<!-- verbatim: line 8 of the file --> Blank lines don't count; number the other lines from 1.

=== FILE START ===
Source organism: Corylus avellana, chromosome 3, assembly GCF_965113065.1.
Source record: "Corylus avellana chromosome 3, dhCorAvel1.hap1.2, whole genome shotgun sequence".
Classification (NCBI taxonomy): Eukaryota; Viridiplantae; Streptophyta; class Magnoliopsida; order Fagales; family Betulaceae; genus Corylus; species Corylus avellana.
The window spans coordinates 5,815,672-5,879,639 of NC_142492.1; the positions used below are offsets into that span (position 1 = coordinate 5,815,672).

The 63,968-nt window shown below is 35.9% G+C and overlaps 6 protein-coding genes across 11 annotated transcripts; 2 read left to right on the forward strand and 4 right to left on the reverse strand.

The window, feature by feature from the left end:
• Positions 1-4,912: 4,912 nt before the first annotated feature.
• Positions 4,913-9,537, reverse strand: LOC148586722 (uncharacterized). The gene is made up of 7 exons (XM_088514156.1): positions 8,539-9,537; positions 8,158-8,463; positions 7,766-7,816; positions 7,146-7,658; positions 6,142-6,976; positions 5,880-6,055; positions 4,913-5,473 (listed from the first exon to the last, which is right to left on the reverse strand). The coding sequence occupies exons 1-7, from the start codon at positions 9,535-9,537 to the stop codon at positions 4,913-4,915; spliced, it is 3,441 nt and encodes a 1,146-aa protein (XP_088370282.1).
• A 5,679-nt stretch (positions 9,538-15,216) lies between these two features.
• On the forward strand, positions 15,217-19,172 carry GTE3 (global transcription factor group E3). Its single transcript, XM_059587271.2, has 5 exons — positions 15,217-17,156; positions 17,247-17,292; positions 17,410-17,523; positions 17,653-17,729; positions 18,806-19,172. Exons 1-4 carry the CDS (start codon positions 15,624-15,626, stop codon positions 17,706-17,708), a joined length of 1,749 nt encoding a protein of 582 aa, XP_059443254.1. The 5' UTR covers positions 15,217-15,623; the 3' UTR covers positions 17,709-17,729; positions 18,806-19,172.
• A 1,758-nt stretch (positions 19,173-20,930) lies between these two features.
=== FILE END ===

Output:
• Positions 4,913-9,537, reverse strand: LOC148586722 (uncharacterized). The gene is made up of 7 exons (XM_088514156.1): positions 8,539-9,537; positions 8,158-8,463; positions 7,766-7,816; positions 7,146-7,658; positions 6,142-6,976; positions 5,880-6,055; positions 4,913-5,473 (listed from the first exon to the last, which is right to left on the reverse strand). The coding sequence occupies exons 1-7, from the start codon at positions 9,535-9,537 to the stop codon at positions 4,913-4,915; spliced, it is 3,441 nt and encodes a 1,146-aa protein (XP_088370282.1).